One of the goals of this year's Computers Freedom and Privacy conference is to ask the question, "Can we be 'smart' and private?" Wednesday's panel on Intellegent Transportation Systems (ITS) asks, As we make driving safer, more efficient and more comfortable, how can we at the same time protect the privacy of drivers?
Panel moderator Frank Kargl, Associate Professor, Distributed and Embedded Security at University of Twente in the Netherlands gave a brief introduction to the ITS concept. The stated goal of ITS is to increase safety, efficiency, and comfort of drivers. For example, a driver traveling on a foggy road could, through ITS be alerted to an accident ahead. In these systems vehicles communicate to other vehicles, things like speed, and direction. Kargl also promoted an upcoming workshop on this issue taking place in Berlin this July. Details here.
Each panelist then gave a short presentation sharing his perspective on ITS.
European Perspective and the ITS Action Plan
Antonio Kung, Co-Chair, eSafety Forum eSecurity Working Group in Trialog in France began his talk by acknowledging the European Commission for providing his slide materials. The current policy initiative for ITS Action Plan to be adopted by parliament includes four areas:
There have been a few European Commission Initiatives related to ITS:
Some of the impact of the privacy community on the ITS Action Plan thus far has been come from the Article 29 Working Group in 2006 with the recommendation that users be allowed to disable communication boxes in cars. Also, in 2009, EDPS provided an opinion on the ITS directive encouraging "Privacy by Design," or integration of privacy features and privacy enhancing technology at the design level.
The Challenge of ITS for the Law of Privacy in the United States
Frank Douma, Assistant Director, Hubert H. Humphrey Institute of Public Affairs at the University of Minnesota provided an American legal perspective on the ITS issue. He described one main problem in the US as the existence of an apparent gap in the perception of privacy rights and what Americans' legal privacy rights are. Actual privacy law at the federal level defines these rights much more narrowly than many people perceive. Some states do however have more broadly defined privacy laws. The toolbox developed by the ITS Institute at the University of Minnesota emphasizes consent and limitations on use of collected data.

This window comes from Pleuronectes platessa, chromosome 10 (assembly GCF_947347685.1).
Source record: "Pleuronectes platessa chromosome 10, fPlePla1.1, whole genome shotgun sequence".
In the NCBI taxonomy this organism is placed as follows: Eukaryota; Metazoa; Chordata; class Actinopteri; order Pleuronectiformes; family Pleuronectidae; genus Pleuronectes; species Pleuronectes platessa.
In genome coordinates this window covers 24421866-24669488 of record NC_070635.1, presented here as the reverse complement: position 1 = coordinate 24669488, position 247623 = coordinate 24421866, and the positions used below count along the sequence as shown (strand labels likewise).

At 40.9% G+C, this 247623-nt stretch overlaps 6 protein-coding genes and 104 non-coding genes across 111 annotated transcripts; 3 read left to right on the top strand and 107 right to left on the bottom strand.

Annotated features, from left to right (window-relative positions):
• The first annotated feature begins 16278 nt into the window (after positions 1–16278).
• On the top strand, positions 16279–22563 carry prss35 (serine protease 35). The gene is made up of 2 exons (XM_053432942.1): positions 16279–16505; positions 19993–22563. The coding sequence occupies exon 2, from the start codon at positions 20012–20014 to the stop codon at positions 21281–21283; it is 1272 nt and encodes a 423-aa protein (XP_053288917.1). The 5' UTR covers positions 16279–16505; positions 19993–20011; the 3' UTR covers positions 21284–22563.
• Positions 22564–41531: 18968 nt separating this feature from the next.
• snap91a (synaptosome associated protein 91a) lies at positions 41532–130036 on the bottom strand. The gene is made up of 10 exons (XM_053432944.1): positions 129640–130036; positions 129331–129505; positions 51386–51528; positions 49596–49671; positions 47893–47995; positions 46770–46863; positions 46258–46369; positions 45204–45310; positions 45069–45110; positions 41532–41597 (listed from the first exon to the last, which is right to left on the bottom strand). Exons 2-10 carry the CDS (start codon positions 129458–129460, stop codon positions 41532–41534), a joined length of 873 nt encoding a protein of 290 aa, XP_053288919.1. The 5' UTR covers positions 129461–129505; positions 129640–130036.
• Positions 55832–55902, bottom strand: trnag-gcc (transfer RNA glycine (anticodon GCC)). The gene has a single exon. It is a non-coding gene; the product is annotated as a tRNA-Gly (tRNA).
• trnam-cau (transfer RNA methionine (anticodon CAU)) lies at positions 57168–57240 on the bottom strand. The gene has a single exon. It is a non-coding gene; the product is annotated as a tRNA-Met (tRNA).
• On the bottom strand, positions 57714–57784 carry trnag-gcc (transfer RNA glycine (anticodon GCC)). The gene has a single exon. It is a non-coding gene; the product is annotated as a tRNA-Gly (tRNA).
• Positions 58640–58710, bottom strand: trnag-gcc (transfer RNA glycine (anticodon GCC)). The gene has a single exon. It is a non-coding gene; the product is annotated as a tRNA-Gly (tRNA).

Technical Solution Approaches
A US and OEM perspective on technical solutions
Tom Schaffnit, president of Vehicle Safety Communications 3 Consortium (VSC3) made his presentation last. The VSC3 is working with a consortium of several auto companies to develop ITS with the main goal of auto accident prevention and they are working cooperatively with United States Department of Transportation on a pilot project to be implemented in 2012. This cooperative safety system is designed with an attempt at balancing Safety, Security, and Privacy. The pilot program uses vehicle communication and GPS as a new sort of safety sensor, sending data to other vehicles. He described this option as low cost, making it a viable across the full market. Schaffnit emphasized the project's "privacy by design" goals: short range communications, privacy of individuals, privacy from peers, and privacy from "big brother."
Short range communications:
Privacy of individuals:
Privacy from peers:
Privacy from big brother:
During the Q&A portion of the session, blogger Ed Hasbrouck, asked the panelists what lessons should be taken from air travel programs that he defined as government surveillance systems, to prevent ITS from becoming another way to track citizens' movements. The panelists agreed that the "privacy by design" concept was important in meeting this goal. If the system is designed not to survey, then it would be difficult to use it to that end.
In closing, each panelist gave what he thought should be the next action to achieve ITS privacy:
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